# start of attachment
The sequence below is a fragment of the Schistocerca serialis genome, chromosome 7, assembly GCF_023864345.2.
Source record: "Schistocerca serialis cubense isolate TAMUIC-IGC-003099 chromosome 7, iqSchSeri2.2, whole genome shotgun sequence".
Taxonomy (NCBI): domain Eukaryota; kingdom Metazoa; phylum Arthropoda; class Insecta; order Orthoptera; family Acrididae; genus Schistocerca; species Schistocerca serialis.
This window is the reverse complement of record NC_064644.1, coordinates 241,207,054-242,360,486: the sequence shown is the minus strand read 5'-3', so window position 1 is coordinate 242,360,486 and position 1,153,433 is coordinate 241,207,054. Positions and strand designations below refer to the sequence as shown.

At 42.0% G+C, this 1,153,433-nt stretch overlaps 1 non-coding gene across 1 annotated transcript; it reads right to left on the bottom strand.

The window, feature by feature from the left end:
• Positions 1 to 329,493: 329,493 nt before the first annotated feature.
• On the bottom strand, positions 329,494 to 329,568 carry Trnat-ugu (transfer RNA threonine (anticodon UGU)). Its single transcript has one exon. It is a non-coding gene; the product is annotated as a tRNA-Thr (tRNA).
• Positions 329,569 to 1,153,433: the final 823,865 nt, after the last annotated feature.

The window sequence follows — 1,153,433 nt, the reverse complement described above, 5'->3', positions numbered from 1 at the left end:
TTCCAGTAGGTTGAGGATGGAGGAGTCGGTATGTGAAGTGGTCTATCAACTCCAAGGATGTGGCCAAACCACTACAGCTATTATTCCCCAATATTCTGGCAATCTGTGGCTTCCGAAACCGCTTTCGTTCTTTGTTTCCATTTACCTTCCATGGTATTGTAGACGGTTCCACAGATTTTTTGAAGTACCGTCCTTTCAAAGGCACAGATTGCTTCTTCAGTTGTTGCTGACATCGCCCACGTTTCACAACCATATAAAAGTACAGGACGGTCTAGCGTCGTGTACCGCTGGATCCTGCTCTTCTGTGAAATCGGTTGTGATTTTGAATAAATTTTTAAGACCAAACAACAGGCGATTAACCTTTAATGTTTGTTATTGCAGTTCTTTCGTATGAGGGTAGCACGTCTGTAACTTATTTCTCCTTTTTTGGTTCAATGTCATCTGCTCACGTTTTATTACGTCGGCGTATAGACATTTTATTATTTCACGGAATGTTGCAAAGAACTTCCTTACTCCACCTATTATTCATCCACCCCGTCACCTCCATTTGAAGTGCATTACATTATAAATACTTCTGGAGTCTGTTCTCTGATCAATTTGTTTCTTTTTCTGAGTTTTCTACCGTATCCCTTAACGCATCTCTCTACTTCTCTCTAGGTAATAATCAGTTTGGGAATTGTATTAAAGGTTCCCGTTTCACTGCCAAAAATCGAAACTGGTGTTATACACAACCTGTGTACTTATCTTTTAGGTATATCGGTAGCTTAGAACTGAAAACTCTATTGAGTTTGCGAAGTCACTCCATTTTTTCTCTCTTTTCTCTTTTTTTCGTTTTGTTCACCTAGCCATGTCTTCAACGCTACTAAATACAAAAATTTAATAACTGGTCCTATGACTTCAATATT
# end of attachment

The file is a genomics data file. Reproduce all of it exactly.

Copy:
The sequence below is a fragment of the Schistocerca serialis genome, chromosome 7, assembly GCF_023864345.2.
Source record: "Schistocerca serialis cubense isolate TAMUIC-IGC-003099 chromosome 7, iqSchSeri2.2, whole genome shotgun sequence".
Taxonomy (NCBI): domain Eukaryota; kingdom Metazoa; phylum Arthropoda; class Insecta; order Orthoptera; family Acrididae; genus Schistocerca; species Schistocerca serialis.
This window is the reverse complement of record NC_064644.1, coordinates 241,207,054-242,360,486: the sequence shown is the minus strand read 5'-3', so window position 1 is coordinate 242,360,486 and position 1,153,433 is coordinate 241,207,054. Positions and strand designations below refer to the sequence as shown.

At 42.0% G+C, this 1,153,433-nt stretch overlaps 1 non-coding gene across 1 annotated transcript; it reads right to left on the bottom strand.

The window, feature by feature from the left end:
• Positions 1 to 329,493: 329,493 nt before the first annotated feature.
• On the bottom strand, positions 329,494 to 329,568 carry Trnat-ugu (transfer RNA threonine (anticodon UGU)). Its single transcript has one exon. It is a non-coding gene; the product is annotated as a tRNA-Thr (tRNA).
• Positions 329,569 to 1,153,433: the final 823,865 nt, after the last annotated feature.

The window sequence follows — 1,153,433 nt, the reverse complement described above, 5'->3', positions numbered from 1 at the left end:
TTCCAGTAGGTTGAGGATGGAGGAGTCGGTATGTGAAGTGGTCTATCAACTCCAAGGATGTGGCCAAACCACTACAGCTATTATTCCCCAATATTCTGGCAATCTGTGGCTTCCGAAACCGCTTTCGTTCTTTGTTTCCATTTACCTTCCATGGTATTGTAGACGGTTCCACAGATTTTTTGAAGTACCGTCCTTTCAAAGGCACAGATTGCTTCTTCAGTTGTTGCTGACATCGCCCACGTTTCACAACCATATAAAAGTACAGGACGGTCTAGCGTCGTGTACCGCTGGATCCTGCTCTTCTGTGAAATCGGTTGTGATTTTGAATAAATTTTTAAGACCAAACAACAGGCGATTAACCTTTAATGTTTGTTATTGCAGTTCTTTCGTATGAGGGTAGCACGTCTGTAACTTATTTCTCCTTTTTTGGTTCAATGTCATCTGCTCACGTTTTATTACGTCGGCGTATAGACATTTTATTATTTCACGGAATGTTGCAAAGAACTTCCTTACTCCACCTATTATTCATCCACCCCGTCACCTCCATTTGAAGTGCATTACATTATAAATACTTCTGGAGTCTGTTCTCTGATCAATTTGTTTCTTTTTCTGAGTTTTCTACCGTATCCCTTAACGCATCTCTCTACTTCTCTCTAGGTAATAATCAGTTTGGGAATTGTATTAAAGGTTCCCGTTTCACTGCCAAAAATCGAAACTGGTGTTATACACAACCTGTGTACTTATCTTTTAGGTATATCGGTAGCTTAGAACTGAAAACTCTATTGAGTTTGCGAAGTCACTCCATTTTTTCTCTCTTTTCTCTTTTTTTCGTTTTGTTCACCTAGCCATGTCTTCAACGCTACTAAATACAAAAATTTAATAACTGGTCCTATGACTTCAATATT